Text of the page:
Leadership2 is a name chosen to beg a question, to make the hearer curious - particularly about what the '2' might signify.
Richard Rohr, a Franciscan priest, came up with some thinking about life being divided into two 'halves' and eventually summarised this in a book: Falling Upward. His core premise is that during the first half of life we develop a set of values and guiding principles that help to bring shape and clarity to life so that we can understand how things fit together, what our place in the world is, what moral boundaries we should stay within etc. This 'container' that we build is very helpful in our early years as we establish ourselves but further on life's journey can begin to be constricting. Things happen which don't fit within our box. The identity we've built or the values we hold get questioned; often through difficult circumstances and challenges. People tend to react in one of two ways; they either tune out the bits that don't fit and keep doing the first half of life harder or they begin to question their 'box' and allow the messy process of painting outside the lines. Rohr argues that there should be a natural maturing process where we begin to question the certainties and clear lines that defined our early thinking. We become people who are open to learn, have fewer prejudices, are more interested in relationships than achievements.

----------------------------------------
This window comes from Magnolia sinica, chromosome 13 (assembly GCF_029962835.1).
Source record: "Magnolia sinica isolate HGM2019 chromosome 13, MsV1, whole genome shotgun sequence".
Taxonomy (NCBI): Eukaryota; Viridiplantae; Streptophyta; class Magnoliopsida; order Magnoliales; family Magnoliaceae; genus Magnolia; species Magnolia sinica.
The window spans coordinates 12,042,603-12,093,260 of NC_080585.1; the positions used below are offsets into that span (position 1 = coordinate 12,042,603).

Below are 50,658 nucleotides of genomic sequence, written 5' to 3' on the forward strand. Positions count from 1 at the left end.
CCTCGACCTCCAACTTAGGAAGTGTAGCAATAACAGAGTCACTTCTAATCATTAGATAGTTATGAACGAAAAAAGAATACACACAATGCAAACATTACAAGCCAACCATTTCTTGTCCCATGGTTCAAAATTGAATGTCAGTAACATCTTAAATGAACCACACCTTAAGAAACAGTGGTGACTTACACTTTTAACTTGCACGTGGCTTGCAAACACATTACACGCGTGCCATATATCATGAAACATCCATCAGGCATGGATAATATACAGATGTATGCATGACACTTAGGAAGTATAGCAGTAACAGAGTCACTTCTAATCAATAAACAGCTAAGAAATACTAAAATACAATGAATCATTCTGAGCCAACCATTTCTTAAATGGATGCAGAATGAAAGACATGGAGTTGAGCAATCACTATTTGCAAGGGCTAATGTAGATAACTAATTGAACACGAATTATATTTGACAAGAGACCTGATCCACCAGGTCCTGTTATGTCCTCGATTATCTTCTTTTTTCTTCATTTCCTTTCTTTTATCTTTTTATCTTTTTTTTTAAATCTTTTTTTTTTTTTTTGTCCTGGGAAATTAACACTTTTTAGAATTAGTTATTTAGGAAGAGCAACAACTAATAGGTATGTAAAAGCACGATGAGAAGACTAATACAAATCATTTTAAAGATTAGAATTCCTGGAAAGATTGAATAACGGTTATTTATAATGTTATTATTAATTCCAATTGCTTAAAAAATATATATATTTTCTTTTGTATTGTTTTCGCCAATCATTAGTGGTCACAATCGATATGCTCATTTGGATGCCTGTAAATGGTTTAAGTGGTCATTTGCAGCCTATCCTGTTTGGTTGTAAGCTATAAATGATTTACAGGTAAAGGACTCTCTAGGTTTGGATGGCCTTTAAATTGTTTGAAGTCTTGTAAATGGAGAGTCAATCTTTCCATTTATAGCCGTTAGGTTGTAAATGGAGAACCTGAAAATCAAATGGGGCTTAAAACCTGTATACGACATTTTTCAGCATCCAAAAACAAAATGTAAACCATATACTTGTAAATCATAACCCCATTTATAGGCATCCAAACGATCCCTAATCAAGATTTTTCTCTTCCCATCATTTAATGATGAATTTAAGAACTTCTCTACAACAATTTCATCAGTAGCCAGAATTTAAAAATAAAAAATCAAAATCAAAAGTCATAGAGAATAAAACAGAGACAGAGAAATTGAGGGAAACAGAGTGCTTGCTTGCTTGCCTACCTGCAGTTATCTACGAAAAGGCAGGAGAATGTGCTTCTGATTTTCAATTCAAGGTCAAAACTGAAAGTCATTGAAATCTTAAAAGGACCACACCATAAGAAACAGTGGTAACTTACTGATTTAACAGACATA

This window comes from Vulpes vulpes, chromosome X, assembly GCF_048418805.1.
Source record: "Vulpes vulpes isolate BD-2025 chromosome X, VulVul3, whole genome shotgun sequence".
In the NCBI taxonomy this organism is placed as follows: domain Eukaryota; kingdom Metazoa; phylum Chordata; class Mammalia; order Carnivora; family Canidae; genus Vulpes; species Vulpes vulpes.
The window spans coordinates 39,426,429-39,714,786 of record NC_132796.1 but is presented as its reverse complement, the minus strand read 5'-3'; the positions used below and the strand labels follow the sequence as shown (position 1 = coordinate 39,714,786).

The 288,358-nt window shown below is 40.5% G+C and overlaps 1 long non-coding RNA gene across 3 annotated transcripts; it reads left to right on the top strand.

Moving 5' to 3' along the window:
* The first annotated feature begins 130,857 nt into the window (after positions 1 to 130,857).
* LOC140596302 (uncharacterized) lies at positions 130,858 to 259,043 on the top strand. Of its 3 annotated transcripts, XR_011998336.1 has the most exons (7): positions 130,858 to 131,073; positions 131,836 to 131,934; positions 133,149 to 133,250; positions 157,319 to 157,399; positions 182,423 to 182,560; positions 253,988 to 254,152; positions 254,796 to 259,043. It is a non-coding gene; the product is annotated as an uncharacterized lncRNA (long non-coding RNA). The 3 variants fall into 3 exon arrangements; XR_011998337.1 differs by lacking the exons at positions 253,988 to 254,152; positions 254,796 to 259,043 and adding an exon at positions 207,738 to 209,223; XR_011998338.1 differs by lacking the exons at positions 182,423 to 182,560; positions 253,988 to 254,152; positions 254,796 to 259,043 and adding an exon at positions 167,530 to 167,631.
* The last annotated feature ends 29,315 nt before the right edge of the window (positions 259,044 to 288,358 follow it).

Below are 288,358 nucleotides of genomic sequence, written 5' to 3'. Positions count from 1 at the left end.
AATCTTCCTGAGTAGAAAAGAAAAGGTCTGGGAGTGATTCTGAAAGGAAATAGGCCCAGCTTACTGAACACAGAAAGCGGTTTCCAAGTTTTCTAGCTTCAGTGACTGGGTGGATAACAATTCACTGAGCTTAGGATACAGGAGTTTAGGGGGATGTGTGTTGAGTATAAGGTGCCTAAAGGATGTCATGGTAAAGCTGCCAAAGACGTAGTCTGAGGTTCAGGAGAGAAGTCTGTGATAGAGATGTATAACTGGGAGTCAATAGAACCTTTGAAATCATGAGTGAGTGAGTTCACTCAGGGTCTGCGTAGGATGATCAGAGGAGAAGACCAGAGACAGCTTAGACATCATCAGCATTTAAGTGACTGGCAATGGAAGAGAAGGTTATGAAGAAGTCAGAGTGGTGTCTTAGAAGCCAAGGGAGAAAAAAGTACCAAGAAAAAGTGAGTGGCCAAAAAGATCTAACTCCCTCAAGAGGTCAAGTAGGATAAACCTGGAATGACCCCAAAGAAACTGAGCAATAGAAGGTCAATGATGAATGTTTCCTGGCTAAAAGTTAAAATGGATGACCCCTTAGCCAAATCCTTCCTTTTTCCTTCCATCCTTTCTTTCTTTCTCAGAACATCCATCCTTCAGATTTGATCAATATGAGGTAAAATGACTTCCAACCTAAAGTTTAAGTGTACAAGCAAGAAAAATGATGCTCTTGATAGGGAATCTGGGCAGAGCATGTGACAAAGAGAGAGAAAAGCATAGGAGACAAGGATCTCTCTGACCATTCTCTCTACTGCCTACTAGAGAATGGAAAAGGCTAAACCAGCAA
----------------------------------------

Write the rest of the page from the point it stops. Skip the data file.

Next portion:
Applying Rohr's thinking about two halves of life to leadership begs the question about different styles of leadership in the two halves of life.
Leadership1 therefore is the type of leadership we are most used to and tends to be the default pattern for much of the organsitional and political leadership we witness today. It is characterised by being:
By contrast, Leadership2 tends to be associated with a more mature view and is characterised by being:
Both modes of leadership have their place - it is not that one is good and the other bad. Most leaders will display elements of each. However, as the pace and intensity of change accelerate, organisations have a tendency to slip into a reactive, pace-setting 'Leadership1' style. Periodically this needs to be balanced with a composed, reflective dose of 'Leadership2' to keep people and organisations healthy.
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